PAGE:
On June 21, 2016, the Federal Aviation Administration finally released its final rule regulating the usage of unmanned small aircraft, a.k.a. drones. Most importantly, the rules fully permit the use of drones for commercial purposes such as aerial photography. However, the rules do impose significant restrictions on drone use.
Professional VS Hobby Use Of Drones
First, the rules requires that drone operators obtain appropriate certification by passing a test and submitting to a background check by the Transportation Security Administration. Second, the rule restricts drone usage to flying lower than 400 feet in the air, or lower than the tallest building or tower within 400 feet of the drone. Third, drones may not fly out of the sight of their operators and can only fly at night if their lights are visible for a distance of three miles. Interestingly, the rule does not apply to drone hobbyists, who were specifically exempted from regulatory requirements by Congress.
What Has Changed?
The publication of the rule legitimizes and opens up the nascent commercial drone industry, with industry experts expecting the new activity to create thousands of jobs and billions of dollars in economic impact. With this legitimization, the drone insurance industry will also see a spike in new business. Those seeking to use drones for commercial benefit will have to understand the risks of their use to see an appropriate return on their investment and avoid potentially catastrophic loss.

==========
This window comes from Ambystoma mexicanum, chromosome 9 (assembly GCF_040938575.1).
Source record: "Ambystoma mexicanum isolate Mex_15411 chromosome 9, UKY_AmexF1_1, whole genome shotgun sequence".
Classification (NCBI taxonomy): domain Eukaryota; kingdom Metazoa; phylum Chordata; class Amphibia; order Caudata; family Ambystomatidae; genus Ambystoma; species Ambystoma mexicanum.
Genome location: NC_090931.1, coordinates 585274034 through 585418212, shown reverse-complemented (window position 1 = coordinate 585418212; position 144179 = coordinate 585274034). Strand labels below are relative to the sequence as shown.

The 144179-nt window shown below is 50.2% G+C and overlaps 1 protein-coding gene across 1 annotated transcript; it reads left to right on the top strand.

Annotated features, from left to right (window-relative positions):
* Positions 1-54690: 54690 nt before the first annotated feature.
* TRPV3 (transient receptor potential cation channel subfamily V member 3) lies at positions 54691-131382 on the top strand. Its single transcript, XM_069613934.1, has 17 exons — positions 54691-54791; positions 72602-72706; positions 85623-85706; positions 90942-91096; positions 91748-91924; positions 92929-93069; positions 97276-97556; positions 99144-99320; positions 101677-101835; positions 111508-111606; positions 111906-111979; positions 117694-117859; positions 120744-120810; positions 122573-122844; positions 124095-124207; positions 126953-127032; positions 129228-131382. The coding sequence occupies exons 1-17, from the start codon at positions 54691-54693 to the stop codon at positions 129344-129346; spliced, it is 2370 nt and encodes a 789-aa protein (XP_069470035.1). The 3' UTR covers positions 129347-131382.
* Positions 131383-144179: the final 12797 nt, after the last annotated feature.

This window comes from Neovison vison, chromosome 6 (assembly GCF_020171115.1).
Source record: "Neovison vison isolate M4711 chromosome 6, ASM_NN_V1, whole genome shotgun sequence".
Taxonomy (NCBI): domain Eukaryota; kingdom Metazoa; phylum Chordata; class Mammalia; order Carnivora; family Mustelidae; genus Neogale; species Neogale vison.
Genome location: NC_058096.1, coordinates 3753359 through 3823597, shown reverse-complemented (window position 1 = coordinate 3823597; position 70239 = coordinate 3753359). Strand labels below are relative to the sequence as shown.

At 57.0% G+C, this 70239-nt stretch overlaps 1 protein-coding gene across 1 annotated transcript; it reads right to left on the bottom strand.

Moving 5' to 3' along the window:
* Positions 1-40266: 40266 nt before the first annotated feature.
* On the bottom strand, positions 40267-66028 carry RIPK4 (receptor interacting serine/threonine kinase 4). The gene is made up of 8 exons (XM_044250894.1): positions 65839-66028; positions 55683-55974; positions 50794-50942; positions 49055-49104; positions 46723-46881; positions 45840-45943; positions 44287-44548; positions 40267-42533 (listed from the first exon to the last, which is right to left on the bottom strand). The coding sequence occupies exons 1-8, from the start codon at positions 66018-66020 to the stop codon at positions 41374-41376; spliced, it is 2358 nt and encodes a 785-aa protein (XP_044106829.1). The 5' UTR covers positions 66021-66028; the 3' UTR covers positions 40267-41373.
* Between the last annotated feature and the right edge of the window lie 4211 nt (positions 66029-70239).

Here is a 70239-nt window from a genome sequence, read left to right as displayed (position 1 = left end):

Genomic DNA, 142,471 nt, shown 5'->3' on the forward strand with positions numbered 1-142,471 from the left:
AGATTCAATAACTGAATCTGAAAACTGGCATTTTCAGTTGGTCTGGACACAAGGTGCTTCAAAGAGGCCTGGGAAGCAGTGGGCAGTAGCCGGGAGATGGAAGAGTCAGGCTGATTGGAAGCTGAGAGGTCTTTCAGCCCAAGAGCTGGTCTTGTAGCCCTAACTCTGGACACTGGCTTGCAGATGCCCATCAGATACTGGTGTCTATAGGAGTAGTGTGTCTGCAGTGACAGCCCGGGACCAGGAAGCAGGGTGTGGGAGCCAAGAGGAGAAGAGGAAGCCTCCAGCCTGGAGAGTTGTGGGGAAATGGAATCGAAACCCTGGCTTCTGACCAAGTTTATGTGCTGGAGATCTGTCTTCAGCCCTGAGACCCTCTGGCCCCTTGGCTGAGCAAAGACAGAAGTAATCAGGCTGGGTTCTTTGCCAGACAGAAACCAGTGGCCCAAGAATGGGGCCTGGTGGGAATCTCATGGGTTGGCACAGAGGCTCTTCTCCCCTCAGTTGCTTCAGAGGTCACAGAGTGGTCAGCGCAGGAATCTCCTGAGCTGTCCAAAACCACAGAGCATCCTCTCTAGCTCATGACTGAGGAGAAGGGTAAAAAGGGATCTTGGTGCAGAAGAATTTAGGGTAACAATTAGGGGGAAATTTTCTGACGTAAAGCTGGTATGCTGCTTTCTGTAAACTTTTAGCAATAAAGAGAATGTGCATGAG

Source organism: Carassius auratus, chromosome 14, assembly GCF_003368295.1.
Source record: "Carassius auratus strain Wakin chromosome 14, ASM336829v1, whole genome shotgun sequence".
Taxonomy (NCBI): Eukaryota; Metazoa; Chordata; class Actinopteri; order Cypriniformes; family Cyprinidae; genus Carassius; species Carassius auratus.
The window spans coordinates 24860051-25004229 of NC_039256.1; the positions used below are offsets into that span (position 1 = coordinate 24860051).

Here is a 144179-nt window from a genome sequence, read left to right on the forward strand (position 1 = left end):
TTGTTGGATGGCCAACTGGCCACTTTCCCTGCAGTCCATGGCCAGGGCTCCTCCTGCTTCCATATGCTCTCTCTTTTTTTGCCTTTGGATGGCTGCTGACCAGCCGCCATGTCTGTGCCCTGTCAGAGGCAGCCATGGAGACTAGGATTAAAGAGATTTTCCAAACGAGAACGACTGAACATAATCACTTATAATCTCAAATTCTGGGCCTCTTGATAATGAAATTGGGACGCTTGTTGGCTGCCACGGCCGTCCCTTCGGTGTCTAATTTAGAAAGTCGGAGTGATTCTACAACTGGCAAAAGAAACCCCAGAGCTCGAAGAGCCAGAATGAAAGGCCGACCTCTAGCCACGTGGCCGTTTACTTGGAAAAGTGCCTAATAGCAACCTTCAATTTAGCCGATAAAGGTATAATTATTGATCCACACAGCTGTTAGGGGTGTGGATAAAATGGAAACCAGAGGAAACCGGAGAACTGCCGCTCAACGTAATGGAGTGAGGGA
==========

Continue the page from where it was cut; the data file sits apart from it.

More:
Many operators are likely to think of drone insurance as similar to car insurance. It exists to pay back the owner the cost of the drone in the event the drone is damaged in a covered accident, or to pay out damages to a third party in the event of a drone’s collision with another object. Yet the potential risks posed by drones extend far beyond traditional automobile insurance concerns.
Unique Risks To Drone Use
First, drones create the real risk of privacy invasions by the intentional or otherwise filming of events that take place on private property. This has the potential to lead to lawsuits and other potential payouts down the line. Second, drones create a significant potential avenue for cyber losses. This could mean either a data breach as someone hacks into information stored on the drone or alternatively it could mean a third party illegally taking control of the drone, whether for fun or some other more nefarious purpose.
Still, as with all new types of insurance, insureds must be careful to understand exactly what they are purchasing. Companies just carefully understand their new drone insurance policies so that they understand what losses will be covered and what are excluded. Companies also need to ensure that they’re in full compliance with the FAA’s new rules. Otherwise, their new revenue stream may turn into an avenue for unexpected losses.